Monday, February 21, 2011

Rogers confuses data and bandwidth, cites inappropriate study and can't do math.

It looks like Rogers at least, is citing Cisco's global usage study and using it to draw conslusions about Canadian usage.

As mentioned in a previous post, it is irresponsible to cite a global study to make claims about Canadian usage. Surely global statistics don't apply to Canadians when Canada's internet is so much slower that the rest of the world's.

They also say that:

"Others say it’s more fair for customers to pay for the amount of bandwidth they actually use. We agree with this approach."

Then why not do this? Ie: Charge based only based on bandwith (2Mbps, 1Mbps, 512kbps, etc) and not based on monthly usage? Monthly usage is not bandwidth. Are you sure you're not getting these confused Rogers?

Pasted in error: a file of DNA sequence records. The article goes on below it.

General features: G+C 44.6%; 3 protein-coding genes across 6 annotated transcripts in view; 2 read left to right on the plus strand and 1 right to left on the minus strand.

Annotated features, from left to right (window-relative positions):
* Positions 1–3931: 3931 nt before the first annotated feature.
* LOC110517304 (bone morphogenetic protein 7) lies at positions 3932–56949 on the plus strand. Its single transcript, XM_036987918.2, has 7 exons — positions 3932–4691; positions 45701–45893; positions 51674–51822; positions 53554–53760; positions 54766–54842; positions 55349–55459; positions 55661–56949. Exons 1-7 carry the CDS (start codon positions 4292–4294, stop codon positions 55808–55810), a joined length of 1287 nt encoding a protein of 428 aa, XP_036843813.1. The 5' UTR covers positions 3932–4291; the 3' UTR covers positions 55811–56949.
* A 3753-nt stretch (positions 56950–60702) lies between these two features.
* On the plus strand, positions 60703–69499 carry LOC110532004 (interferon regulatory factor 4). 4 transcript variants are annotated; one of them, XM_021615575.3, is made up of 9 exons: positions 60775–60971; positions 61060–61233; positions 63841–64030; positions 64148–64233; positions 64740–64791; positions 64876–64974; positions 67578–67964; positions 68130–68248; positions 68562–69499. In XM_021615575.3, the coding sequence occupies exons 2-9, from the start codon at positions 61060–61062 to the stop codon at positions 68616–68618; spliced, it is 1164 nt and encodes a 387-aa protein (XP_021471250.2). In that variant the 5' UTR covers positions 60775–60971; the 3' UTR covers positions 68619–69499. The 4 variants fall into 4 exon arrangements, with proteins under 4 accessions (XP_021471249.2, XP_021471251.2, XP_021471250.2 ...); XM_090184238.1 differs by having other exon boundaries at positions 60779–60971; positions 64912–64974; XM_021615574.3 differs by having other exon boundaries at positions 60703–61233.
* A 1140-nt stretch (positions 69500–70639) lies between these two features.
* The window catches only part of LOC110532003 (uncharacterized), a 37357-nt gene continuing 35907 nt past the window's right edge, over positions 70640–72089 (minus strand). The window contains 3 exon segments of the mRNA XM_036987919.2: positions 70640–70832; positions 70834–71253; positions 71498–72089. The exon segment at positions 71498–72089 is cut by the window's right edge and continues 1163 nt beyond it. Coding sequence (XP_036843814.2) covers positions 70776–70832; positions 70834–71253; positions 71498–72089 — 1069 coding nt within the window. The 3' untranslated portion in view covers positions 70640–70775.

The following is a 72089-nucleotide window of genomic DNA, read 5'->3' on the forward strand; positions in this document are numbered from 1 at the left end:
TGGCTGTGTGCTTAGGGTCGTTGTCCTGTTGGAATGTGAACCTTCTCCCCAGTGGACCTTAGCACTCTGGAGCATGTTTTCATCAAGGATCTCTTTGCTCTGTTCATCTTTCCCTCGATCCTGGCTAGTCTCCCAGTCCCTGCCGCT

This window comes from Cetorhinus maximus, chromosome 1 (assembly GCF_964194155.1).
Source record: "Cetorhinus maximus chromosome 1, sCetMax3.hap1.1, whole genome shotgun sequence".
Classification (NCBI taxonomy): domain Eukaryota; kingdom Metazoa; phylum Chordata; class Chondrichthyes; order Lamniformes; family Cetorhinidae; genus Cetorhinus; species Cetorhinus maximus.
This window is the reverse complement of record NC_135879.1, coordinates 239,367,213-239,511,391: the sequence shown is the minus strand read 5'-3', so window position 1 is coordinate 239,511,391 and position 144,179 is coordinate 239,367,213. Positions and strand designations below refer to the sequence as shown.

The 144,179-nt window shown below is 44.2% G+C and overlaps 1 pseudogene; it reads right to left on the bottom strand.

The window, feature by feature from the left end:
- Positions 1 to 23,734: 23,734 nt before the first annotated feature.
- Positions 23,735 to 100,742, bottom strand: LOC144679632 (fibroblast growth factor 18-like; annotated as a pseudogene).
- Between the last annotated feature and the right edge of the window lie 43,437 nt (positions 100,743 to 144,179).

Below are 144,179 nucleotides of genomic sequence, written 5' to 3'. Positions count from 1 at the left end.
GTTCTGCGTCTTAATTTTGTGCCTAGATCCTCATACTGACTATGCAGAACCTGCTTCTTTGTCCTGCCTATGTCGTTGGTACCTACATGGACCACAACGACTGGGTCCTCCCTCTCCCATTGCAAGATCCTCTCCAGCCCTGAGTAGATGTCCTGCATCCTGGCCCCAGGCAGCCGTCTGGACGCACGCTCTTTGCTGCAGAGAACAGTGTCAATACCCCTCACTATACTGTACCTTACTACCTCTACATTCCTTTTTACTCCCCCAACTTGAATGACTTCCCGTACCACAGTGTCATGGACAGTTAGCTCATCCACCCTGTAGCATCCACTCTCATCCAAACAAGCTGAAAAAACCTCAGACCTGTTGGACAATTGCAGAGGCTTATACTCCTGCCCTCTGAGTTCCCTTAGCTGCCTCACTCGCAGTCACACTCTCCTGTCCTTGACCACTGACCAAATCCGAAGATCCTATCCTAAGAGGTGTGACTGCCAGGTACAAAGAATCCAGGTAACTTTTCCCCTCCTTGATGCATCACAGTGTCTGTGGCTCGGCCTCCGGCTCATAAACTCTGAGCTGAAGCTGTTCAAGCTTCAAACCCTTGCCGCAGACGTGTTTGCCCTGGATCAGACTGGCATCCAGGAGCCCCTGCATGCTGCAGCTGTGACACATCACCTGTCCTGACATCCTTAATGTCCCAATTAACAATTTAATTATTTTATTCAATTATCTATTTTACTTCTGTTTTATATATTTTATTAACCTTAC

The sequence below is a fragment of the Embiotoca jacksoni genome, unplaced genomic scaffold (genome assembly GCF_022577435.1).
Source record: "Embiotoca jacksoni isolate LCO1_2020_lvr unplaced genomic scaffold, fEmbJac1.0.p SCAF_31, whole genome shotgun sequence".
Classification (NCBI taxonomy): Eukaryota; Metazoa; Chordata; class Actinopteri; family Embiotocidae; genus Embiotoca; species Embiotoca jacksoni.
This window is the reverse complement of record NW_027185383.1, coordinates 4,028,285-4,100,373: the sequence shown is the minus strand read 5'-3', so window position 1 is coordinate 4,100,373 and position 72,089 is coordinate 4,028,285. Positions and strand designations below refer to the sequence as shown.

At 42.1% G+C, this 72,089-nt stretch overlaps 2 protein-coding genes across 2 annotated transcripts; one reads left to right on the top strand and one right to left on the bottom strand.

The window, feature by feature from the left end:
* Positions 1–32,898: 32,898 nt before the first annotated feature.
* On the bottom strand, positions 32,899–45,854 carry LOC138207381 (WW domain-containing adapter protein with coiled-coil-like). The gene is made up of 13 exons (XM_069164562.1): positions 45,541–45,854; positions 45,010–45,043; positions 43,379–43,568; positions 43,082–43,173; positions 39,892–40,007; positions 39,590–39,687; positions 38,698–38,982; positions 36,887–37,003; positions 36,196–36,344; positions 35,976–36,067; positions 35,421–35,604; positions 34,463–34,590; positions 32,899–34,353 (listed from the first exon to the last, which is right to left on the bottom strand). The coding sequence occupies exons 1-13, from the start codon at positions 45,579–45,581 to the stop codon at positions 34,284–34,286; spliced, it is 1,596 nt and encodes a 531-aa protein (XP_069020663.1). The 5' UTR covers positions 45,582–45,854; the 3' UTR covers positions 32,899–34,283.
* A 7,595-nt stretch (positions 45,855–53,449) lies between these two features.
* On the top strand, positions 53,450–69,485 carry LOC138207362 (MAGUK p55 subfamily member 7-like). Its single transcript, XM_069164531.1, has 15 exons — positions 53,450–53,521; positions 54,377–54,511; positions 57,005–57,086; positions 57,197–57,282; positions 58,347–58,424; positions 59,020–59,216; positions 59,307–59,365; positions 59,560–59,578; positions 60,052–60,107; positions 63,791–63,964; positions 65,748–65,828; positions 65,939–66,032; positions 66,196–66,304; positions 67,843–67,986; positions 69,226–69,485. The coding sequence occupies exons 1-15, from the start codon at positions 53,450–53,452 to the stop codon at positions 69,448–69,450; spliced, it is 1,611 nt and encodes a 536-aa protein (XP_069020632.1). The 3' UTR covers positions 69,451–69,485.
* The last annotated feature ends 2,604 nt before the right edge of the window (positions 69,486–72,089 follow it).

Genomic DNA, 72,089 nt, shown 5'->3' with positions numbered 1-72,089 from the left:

They are also making claims like:

"Our premium tier provides you so much bandwidth (175 GB) that you could watch streaming video on YouTube every day from 7 a.m. in the morning until midnight without reaching your cap"

Aside from the fact they again confused bandwith (usually measured in Mbps) with monthly usage limit (usually meaasured in Gigs), they also got their numbers wrong. YouTube bitrates vary from 0.25 Mbit/s to 5.0 Mbit/s. Watching from 7am-midnight is 17 hours. 17 hours/day for 30 days is 1 836 000 seconds.

Sure at YouTube's lowest bitrate, you can watch all month and only use ~56 Gigs. But even a modest bitrate of 2.0 Mbit/s will use ~448 Gigs, easily exceeding their Ultimate Internet limit of 175Gb.

By the way, am I the only one who can't get YouTubeHD to work in Canada without long buffering pauses?

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